The many monks who did study in China had a broad impact on the religious culture of the Korean peninsula. In fact, there were at least five main sects of Buddhism being practiced in Silla during this period: Kyeyul, Yulban, Chinpyo, Popsong, and Hwaom. Chinpyo and Popsong were introduced by Won-Hyo with Popsong, being based upon Hwajong-non (Treatise on the Harmonious Understanding of the Ten Doctrines) from which Won-Hyo's posthumous title of "Hwajong Kuksa" was derived. Won-Hyo was, in fact, the most influential of the many monks of the 7th century. He used his power in an attempt to unify the five existing sects and reduce their constant sectarian rivalries.
Won-Hyo is also considered to be one of the most prolific writers in all of the Buddhist countries of his time, his works include over 100 different kinds of literature consisting of about 240 volumes. Unfortunately, only 20 works within a total of 25 volumes have survived. One of the forms he chose to use was a special Silla poetic form, Hyang-Ga. These poems were mainly written by monks or members of the Hwarang and concerned patriotism, Buddhism, and praise of the illustrious dead. Won-Hyo's poem "Hwaorm-Ga" is said to be among the most admired of these poems.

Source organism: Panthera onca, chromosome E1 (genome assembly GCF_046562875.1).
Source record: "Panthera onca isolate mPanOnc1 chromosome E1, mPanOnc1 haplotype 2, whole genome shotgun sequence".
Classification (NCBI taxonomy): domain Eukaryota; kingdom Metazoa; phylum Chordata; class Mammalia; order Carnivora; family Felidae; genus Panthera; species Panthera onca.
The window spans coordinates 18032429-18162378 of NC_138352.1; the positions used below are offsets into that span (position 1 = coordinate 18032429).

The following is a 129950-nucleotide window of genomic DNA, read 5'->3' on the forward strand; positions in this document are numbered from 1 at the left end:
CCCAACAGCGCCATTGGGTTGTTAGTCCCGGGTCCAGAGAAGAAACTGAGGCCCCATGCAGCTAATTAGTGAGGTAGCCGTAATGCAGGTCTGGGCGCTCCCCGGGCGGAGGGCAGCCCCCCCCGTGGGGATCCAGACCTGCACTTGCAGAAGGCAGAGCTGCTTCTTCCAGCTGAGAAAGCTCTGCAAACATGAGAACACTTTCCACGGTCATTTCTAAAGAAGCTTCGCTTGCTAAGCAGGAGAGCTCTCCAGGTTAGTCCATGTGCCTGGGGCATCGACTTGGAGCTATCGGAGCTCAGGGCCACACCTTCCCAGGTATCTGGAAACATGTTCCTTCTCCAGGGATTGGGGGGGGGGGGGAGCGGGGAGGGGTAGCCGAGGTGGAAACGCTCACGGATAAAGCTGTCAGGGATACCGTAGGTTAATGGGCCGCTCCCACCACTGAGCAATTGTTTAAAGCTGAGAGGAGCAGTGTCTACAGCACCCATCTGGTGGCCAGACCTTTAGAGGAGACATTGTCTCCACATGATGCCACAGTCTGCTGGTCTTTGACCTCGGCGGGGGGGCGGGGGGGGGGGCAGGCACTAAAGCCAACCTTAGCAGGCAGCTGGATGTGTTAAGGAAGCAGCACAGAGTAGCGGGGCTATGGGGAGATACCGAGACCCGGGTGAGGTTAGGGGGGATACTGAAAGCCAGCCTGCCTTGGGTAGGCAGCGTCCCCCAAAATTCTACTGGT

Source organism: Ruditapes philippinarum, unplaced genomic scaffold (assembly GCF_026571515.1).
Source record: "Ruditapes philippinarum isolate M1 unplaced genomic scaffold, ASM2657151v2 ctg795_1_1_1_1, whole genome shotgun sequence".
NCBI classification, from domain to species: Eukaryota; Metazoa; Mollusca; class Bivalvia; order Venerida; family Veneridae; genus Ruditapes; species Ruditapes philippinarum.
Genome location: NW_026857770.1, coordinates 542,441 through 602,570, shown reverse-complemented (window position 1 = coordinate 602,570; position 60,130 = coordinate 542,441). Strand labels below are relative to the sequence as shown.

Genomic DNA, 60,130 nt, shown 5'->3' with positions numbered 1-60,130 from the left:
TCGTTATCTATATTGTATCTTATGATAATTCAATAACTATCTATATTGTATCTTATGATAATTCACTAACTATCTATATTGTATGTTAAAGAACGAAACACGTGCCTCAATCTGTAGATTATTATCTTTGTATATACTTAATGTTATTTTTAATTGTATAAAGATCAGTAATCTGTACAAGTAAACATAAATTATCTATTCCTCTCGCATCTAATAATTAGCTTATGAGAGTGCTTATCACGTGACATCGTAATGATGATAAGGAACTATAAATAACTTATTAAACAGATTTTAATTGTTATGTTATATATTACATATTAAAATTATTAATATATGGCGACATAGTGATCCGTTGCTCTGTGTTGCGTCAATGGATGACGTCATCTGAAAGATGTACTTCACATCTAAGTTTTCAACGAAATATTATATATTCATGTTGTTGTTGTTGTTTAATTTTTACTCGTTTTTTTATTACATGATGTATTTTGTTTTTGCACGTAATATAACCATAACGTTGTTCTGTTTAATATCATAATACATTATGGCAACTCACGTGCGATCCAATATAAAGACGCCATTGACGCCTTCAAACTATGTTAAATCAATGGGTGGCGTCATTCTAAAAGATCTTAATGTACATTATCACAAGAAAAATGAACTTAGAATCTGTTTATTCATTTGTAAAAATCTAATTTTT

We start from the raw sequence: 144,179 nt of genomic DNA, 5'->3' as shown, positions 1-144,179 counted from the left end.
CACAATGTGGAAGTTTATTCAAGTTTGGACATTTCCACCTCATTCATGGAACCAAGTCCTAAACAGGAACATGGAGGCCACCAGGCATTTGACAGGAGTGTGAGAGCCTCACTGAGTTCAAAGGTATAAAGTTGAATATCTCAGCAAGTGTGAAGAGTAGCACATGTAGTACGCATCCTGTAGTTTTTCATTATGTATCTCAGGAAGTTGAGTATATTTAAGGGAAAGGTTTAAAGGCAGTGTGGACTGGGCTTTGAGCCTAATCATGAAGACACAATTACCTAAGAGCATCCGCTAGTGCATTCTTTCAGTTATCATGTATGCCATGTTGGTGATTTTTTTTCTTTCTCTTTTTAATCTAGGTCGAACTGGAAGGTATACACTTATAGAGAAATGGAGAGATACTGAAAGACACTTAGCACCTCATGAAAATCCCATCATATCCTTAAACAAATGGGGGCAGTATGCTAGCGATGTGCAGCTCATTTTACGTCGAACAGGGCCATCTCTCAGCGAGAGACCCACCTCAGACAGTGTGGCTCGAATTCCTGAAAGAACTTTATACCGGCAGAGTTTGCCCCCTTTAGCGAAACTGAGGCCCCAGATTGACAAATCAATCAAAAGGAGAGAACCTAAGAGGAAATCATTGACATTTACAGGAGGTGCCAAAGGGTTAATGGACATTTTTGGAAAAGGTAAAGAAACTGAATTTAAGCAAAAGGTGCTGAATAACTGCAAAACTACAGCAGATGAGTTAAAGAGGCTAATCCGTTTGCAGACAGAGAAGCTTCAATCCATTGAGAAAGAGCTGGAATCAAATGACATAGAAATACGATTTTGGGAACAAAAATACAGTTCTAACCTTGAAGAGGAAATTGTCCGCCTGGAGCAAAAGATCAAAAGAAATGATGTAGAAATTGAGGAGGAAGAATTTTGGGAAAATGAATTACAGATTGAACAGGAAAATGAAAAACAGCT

Won-Hyo's writing was not the only area in which he gained recognition. He was well known both to the general population and to the members of the royal family and their court. He was often asked to conduct services, recite prayers, and give sermons at the royal court. In 660 AD, King Muyo became so interested in Won-Hyo that he asked him to come and live in the royal palace of Yosok. Won-Hyo developed a relationship with the royal princess Kwa, which was soon followed by their marriage and the birth of their son Sol-Chong.